St Andrews Community Chapel has an interesting way of serving their gathered and scattered congregation, their on-site and online service. I was invited to guest preach before Covid 19 gatecrashed the Singapore church and turned every church’s program upside down. Unsure of whether they still wanted me to preach, I wrote to them and released them from any commitment to have me if the new circumstances warranted something different. They promptly replied that the guest preaching appointment was still in place as their congregation had already started to meet under the government guidelines of 100 maximum in the hall with social distancing and other safety measures in place.
Pre-recording and on-site preaching
The interesting thing was that they would also like me to pre-record the same sermon I would preach to the on-site service, and hand the recording to them beforehand so that they could screen it at the same time for the online congregation to watch. I will post this pre-recorded sermon in another post.
The chapel originally was located with St Andrews Community Hospital but due to covid 19 they were using the auditorium of the St Hilda’s Primary School in Tampines. Covid 19 has been disruptive in more than one ways.
Vicar Daniel Tong
I had a chat with the vicar Daniel Tong, a veteran Anglican vicar and notable author of five books and had a chat with him. While I think and talk about writing books, he has already written books that are selling quite well. Seeing him made me wonder if I have what it takes to write a book.
The order of service
Soon the service started and noticeably there were no songs. However, they used liturgy to establish a connect between the gathered people of God and worship of God. Before I knew it, I was at the stage preaching with a mask on. It wasn’t easy as members still trickled in in front of everyone, while I was speaking, and it affected my concentration.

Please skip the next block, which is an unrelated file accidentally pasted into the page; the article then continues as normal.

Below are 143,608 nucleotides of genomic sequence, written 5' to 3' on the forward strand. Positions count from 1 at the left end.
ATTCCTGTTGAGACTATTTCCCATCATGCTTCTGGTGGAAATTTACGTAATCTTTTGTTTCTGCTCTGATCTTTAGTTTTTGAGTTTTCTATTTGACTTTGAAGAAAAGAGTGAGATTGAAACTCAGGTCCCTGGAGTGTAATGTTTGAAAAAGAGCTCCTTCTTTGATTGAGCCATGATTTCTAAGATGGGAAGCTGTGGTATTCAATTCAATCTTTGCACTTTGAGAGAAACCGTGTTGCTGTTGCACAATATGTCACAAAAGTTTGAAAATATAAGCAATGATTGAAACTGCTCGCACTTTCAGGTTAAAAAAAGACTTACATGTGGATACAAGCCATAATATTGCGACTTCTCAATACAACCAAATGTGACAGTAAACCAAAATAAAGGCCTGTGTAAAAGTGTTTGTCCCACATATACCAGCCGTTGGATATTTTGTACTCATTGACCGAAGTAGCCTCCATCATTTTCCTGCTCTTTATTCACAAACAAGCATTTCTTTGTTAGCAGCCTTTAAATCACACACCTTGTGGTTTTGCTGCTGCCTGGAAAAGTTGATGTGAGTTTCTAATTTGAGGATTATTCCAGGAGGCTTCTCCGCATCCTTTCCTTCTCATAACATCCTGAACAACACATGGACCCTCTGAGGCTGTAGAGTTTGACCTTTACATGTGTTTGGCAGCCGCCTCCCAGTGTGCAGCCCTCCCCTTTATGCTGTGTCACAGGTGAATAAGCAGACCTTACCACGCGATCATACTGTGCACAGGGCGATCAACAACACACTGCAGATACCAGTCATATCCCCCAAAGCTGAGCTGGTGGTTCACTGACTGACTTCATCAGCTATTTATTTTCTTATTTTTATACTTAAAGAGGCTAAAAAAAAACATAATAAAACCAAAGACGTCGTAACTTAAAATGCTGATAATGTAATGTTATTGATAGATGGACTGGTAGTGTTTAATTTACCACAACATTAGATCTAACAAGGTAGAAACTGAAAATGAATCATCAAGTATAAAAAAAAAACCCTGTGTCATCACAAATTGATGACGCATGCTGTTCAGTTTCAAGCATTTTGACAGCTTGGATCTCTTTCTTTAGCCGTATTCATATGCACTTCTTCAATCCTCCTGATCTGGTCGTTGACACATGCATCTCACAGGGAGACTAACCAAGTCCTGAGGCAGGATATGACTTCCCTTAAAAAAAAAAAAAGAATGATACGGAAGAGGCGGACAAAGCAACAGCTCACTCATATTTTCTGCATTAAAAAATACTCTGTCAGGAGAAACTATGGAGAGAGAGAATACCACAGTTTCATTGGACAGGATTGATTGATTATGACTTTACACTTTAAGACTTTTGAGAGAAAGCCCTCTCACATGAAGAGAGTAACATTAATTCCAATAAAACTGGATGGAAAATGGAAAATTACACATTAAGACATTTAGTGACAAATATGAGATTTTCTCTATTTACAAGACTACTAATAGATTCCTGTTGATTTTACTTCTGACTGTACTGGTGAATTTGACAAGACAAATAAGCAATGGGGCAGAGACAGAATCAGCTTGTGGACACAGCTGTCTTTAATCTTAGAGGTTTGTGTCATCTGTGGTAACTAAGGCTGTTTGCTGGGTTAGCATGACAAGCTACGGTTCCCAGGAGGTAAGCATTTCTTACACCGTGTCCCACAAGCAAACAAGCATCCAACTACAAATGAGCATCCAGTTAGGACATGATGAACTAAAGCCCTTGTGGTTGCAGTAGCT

The late we have with us always. Most would at least come before the sermon and they would sit at the back, but with covid 19, there is no buffer time of three songs and announcement and prayer, and in a performing art auditorium, there are no entrances near the back rows (everyone sees you when you are late!).
Online service pampering
Online services also have its late-comers. Many actually attend to the services later on. And they can use the cursor to move forward the video to skip what they are not interested in, perhaps the preliminaries, and merely watch what they like. Online services facilitate the making of churchgoers into consumers, and not disciples! The several months of online pampering have sealed the marriage of God’s children to comfort, convenience and compromise.
On site services impacted by covid 19
Covid 19 has also conditioned us pastors to offer a more compact and concise service. The service I preached it included baptism and holy communion, and all in, if I remember correctly, the service ended in one hour fifteen minutes. Safety measures meant that we had to keep our services compact and dismiss God’s people into the world (without much interaction in the church premises). Outside they can have lunch together in public eating places in groups of five. And we Asians are communal and put community above individualism and we comply with law and order.
I noticed that no offering bags were passed around. Digital giving is encouraged, but those who still want to give cash can put in in an offering box at the front of the stage. Holy Communion is by intinction, partly dipping the consecrated wafer into the wine and handing it to the communicant for consumption. Safety observed at all times.
My personal take on online services
This new normal is something I am grateful for even though it stifles the church of expression of worship in song, in prayer, and warm fellowship. I pray the church will soon go back to what it was before. I miss live worship among God’s gathered saints. I miss singing heartily and mingling around and catching up with church folks. I do not want the spiritual disconnect I feel when I watch an online service. I love the comfort and convenience and time-saving of commute free Sunday worship, but I fear it places limits on the felt experience of the Spirit’s moving and activity on the affections and desires of God’s gathered people. We must determine to awaken God’s people from their atrophied spiritual muscles, and stir holy desire and hunger for God afresh.